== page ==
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The case of the poison potato
The Lenape potato, developed in the 1960s for the snack business, made a damn fine potato chip. Unfortunately, it was also kind of toxic. 
Despite an almost boring reputation as the squishy white bread of the plant kingdom, potatoes actually come from somewhat nasty roots. Their closest relatives are innocuous enough. Potatoes have strong genetic ties to tomatoes and eggplants. But their more distant cousins include tobacco, chili peppers, deadly nightshade, and the hallucinatory drug-producing flower, datura.
This is a phylogenetic family that is ready to throw down, chemically speaking. Called Solanaceae, its members are known for producing a wide variety of nitrogen-rich chemical compounds, called alkaloids. Nicotine is an alkaloid. So are caffeine, cocaine, and a host of other plant-derived chemicals that humans have taken a liking to over the millennia. Depending on the dose, and on the specific compound, alkaloids can have effects ranging from medicinal, to far-out crazy hallucinatory, to deadly.
Potatoes produce an alkaloid called solanine. All potatoes have it, and it’s a feature, not a bug — at least as far as the potato is concerned. Like a lot of other plant-produced alkaloids, solanine is a natural defense mechanism. It protects the potato from pests. Think of potato blight, the fungus-like disease partly responsible for the Irish Famine of the 19th century. The more solanine a potato contains, the less susceptible it is to blight. When a potato is put into a compromising situation — when it’s young and vulnerable, for instance, or when tubers get uncovered and, thus, more exposed to things that might eat it — solanine production can rev up.
Those triggers aren’t always the most convenient for the potato’s human predators. A sudden frost, for instance, can stunt the growth of tubers and promote the growth of vines and leaves, which mimics a younger stage of development and is accompanied by higher solanine concentrations. And if you leave potatoes exposed to the sun for too long after harvest, they start reacting as though they just got accidentally uncovered. They turn green and they produce more solanine. This is actually why you’re not supposed to eat green potatoes. Those spuds, and especially their skins, are rich in solanine. How much solanine varies; it might just be enough to make your stomach a little upset. Or, it could lead to serious illness accompanied by vomiting, diarrhea, loss of consciousness, and convulsive twitching. In very rare cases, people who ate green potatoes have even died.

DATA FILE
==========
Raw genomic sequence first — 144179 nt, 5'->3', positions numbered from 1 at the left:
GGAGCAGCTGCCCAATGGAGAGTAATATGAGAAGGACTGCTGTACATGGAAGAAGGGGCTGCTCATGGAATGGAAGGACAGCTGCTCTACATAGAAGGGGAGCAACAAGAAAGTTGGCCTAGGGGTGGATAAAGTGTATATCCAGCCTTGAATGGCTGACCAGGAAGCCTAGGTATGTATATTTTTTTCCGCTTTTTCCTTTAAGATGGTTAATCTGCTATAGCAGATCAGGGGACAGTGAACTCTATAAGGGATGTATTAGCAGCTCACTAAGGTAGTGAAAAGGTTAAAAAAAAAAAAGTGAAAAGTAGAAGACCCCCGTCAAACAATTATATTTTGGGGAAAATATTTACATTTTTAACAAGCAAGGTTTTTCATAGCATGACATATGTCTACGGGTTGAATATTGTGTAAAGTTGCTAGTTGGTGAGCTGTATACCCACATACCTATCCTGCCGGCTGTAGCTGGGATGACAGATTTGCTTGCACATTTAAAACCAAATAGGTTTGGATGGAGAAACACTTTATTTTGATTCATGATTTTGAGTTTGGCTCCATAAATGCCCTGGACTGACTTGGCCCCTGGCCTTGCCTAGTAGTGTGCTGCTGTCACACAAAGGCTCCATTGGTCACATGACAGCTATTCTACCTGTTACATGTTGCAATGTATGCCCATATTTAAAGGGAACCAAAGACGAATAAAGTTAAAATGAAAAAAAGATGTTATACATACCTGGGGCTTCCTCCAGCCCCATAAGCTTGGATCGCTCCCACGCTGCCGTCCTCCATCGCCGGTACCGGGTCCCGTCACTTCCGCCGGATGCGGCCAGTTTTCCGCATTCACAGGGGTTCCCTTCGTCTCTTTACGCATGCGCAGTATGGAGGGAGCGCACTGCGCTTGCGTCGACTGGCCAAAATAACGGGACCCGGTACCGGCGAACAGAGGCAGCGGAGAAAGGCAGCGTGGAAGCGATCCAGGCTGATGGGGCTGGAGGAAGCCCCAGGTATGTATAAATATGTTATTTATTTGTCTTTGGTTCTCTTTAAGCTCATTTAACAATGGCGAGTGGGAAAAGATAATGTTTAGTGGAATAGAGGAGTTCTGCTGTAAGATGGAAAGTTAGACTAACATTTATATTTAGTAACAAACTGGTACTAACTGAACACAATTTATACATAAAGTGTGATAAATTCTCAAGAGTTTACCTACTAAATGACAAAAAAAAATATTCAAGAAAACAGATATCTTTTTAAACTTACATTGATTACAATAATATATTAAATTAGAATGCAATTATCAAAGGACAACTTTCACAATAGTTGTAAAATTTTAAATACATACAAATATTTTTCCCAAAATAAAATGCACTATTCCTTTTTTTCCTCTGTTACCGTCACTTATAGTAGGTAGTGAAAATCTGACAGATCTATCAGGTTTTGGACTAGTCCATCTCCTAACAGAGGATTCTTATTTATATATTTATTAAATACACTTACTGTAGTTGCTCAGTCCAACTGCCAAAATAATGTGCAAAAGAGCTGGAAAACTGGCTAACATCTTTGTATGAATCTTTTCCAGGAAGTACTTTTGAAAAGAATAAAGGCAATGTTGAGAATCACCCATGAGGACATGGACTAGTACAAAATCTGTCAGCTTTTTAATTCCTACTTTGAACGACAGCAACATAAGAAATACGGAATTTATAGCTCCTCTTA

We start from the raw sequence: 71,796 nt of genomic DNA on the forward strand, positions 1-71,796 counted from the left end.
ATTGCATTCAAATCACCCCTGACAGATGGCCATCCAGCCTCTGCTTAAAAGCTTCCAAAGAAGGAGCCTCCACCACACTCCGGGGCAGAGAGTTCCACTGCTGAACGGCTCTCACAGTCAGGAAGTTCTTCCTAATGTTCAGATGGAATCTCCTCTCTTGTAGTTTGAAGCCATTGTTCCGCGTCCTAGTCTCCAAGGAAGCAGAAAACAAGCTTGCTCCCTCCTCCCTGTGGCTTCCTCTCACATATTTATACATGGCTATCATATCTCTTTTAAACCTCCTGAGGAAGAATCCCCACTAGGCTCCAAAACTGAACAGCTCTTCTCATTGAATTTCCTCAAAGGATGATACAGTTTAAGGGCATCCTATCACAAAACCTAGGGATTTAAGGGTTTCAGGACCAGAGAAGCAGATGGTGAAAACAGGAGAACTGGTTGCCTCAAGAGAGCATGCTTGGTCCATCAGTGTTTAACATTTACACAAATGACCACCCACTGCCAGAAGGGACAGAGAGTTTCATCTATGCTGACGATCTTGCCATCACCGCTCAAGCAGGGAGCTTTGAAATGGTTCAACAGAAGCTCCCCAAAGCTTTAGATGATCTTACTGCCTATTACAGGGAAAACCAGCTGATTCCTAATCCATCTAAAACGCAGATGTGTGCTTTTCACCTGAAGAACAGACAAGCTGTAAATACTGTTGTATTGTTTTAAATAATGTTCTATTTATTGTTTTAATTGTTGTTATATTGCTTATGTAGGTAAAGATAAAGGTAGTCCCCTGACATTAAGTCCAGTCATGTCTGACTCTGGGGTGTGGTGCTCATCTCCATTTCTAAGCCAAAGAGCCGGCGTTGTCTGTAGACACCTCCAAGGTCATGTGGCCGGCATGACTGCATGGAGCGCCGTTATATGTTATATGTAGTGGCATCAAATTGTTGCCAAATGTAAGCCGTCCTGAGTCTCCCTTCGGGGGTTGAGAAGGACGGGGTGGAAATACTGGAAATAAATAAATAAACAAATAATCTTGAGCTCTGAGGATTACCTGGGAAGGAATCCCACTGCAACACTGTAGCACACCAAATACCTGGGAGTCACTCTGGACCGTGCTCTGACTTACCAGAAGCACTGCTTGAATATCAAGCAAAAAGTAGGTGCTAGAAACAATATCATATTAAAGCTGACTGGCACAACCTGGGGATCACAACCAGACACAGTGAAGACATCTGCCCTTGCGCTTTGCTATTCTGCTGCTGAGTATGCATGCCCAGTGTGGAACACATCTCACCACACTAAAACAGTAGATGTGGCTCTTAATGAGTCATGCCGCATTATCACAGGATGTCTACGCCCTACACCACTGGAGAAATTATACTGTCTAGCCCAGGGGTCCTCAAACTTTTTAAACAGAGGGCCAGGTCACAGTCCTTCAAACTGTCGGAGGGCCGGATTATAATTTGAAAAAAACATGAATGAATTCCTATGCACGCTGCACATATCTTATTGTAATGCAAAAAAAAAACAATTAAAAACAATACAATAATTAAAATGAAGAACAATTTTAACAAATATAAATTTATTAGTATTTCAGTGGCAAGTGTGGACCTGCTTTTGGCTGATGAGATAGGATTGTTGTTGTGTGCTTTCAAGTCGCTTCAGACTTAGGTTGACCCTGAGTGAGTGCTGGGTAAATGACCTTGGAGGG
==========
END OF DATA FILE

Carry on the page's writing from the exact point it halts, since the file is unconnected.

Read More: BoingBoing

The case of the poison potato

The Lenape potato, developed in the 1960s for the snack business, made a damn fine potato chip. Unfortunately, it was also kind of toxic. 

Despite an almost boring reputation as the squishy white bread of the plant kingdom, potatoes actually come from somewhat nasty roots. Their closest relatives are innocuous enough. Potatoes have strong genetic ties to tomatoes and eggplants. But their more distant cousins include tobacco, chili peppers, deadly nightshade, and the hallucinatory drug-producing flower, datura.

This is a phylogenetic family that is ready to throw down, chemically speaking. Called Solanaceae, its members are known for producing a wide variety of nitrogen-rich chemical compounds, called alkaloids. Nicotine is an alkaloid. So are caffeine, cocaine, and a host of other plant-derived chemicals that humans have taken a liking to over the millennia. Depending on the dose, and on the specific compound, alkaloids can have effects ranging from medicinal, to far-out crazy hallucinatory, to deadly.

Potatoes produce an alkaloid called solanine. All potatoes have it, and it’s a feature, not a bug — at least as far as the potato is concerned. Like a lot of other plant-produced alkaloids, solanine is a natural defense mechanism. It protects the potato from pests. Think of potato blight, the fungus-like disease partly responsible for the Irish Famine of the 19th century. The more solanine a potato contains, the less susceptible it is to blight. When a potato is put into a compromising situation — when it’s young and vulnerable, for instance, or when tubers get uncovered and, thus, more exposed to things that might eat it — solanine production can rev up.

Those triggers aren’t always the most convenient for the potato’s human predators. A sudden frost, for instance, can stunt the growth of tubers and promote the growth of vines and leaves, which mimics a younger stage of development and is accompanied by higher solanine concentrations. And if you leave potatoes exposed to the sun for too long after harvest, they start reacting as though they just got accidentally uncovered. They turn green and they produce more solanine. This is actually why you’re not supposed to eat green potatoes. Those spuds, and especially their skins, are rich in solanine. How much solanine varies; it might just be enough to make your stomach a little upset. Or, it could lead to serious illness accompanied by vomiting, diarrhea, loss of consciousness, and convulsive twitching. In very rare cases, people who ate green potatoes have even died.

Read More: BoingBoing